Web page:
Many of Dr. Hughes’ clients are veterans and first responders. When asked why it was important to her to provide treatment to veterans and the military community as a whole, she answered that “they often do not have the sort of culture behind them that says it’s okay to ask for help…it’s okay to get help, especially for mental health stuff because they are helpers,” further explaining, “they are the people that save other people and protect us, and so I want to be able to give back.” Asking for and receiving help in any capacity can be incredibly vulnerable to a veteran or military personnel. Dr. Hughes shared how it’s “really rewarding” when her clients, who she sees are often in “pain,” make huge improvements and progress, and especially to see the process of her clients realizing “that they are allowed to ask for help and that they’re allowed to receive help.”
When discussing why it’s important for veterans and military personnel to have more community-based access to providers specifically trained to treat PTSD, Dr. Hughes candidly stated, “there’s a lot of providers out there that say they treat trauma, but they have no training it and actually don’t know how to treat trauma,” going on to explain that especially “when it comes to our veterans who are already hesitant to ask for help, if they get paired up with someone who doesn’t actually know how to treat them in an effective way, it’s just going to further reinforce that belief that, ‘even if I am allowed to ask for help, no one out there can actually help me.’” In addition to training, she explained providers need to “feel confident in it, because when you’re working with veterans, [and] you don’t know what you’re doing, they are immediately going to pick up on your own nerves…[it’s] this ‘one shot, one opportunity…,’ so having trained, competent providers for trauma is important.”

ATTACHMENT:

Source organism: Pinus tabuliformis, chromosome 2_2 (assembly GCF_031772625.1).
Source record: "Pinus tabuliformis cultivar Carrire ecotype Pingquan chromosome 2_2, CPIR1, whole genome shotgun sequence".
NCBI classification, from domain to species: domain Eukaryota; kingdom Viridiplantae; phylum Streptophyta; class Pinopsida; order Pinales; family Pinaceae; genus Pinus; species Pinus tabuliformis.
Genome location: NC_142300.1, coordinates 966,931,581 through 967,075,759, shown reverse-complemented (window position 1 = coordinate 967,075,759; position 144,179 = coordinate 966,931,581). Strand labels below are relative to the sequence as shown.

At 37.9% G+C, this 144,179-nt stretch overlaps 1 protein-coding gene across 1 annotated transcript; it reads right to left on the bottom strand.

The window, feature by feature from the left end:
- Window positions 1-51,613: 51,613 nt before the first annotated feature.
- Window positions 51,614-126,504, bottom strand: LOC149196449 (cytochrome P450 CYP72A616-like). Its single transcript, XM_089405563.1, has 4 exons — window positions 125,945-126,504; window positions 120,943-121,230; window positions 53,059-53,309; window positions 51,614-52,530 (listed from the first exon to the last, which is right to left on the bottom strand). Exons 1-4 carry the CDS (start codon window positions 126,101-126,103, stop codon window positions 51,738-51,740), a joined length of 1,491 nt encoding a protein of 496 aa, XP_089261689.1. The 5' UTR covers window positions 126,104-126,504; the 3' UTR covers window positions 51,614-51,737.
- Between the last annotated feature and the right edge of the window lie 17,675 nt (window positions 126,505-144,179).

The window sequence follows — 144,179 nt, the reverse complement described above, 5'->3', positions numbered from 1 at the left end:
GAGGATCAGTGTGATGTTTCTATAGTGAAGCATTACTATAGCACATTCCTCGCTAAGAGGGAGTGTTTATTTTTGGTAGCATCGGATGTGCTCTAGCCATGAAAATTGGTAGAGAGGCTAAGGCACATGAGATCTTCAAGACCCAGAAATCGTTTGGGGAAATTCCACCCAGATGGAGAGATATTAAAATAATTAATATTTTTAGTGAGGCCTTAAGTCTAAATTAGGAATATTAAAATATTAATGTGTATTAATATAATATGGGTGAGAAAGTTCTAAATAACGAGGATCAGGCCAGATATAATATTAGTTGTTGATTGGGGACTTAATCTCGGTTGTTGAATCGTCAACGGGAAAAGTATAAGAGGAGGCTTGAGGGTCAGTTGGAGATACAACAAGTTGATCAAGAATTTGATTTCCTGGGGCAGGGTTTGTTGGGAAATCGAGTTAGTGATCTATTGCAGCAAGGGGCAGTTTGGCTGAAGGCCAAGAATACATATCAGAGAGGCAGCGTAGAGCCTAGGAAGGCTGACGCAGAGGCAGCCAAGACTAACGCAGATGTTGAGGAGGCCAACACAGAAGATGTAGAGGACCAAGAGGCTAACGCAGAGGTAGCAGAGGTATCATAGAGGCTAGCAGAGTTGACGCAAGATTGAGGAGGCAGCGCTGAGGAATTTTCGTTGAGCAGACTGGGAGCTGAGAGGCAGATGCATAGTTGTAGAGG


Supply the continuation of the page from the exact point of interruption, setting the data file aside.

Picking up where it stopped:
Dr. Hughes shared a story of a client who she treated with CPT. This client was an Army veteran and first responder. The invisible wounds she developed from her time in Iraq became compounded with the difficult and stressful work she faced in her new position. During their first meeting, she describes how the client presented to her as “overwhelmed by the impact of trauma in her life…she was physically tense and jittery, she was sharing how she was nauseous talking to me about different traumas…she had even started to engage in some self-harm.” After a few weeks of CPT treatment with her client, Dr. Hughes saw her make a huge improvement in their overall wellbeing which was echoed by the client herself. “She told me, ‘this treatment literally changed my life,’ actually ‘saved my life,’” shared Dr. Hughes, adding “and she’s not kidding, she could have killed herself.” Now she is applying CBT-I&N, another therapy training offered by SSTI, to her client as she was having residual issues with sleep, which will conclude her client’s treatment, and help her client live a healthy, and happy life.
As a mental health professional dedicated to helping others, especially veterans and military personnel, with their trauma, Dr. Hughes reflects on why trauma therapies are so important. She explains, “everyone deserves to get the help that they need, especially those who are supporting and protecting our nation. Their families often are not able to get services through the VA and they also have or are carrying lot of trauma with them and stress through their work in supporting their veteran partner and family member.”
Because of our funders’ generous support, we can train providers like Dr. Jenny Hughes and provide supplemental training opportunities, so they have access to the most up-to-date and proven evidence-based treatments to treat PTSD. Our team is committed to ensuring our providers always have the tools, resources, and support they need to make a positive impact on the lives of their clients. As Dr. Hughes shared, “the two things that I always tell people is it is incredibly high-quality training at an incredibly affordable price point.”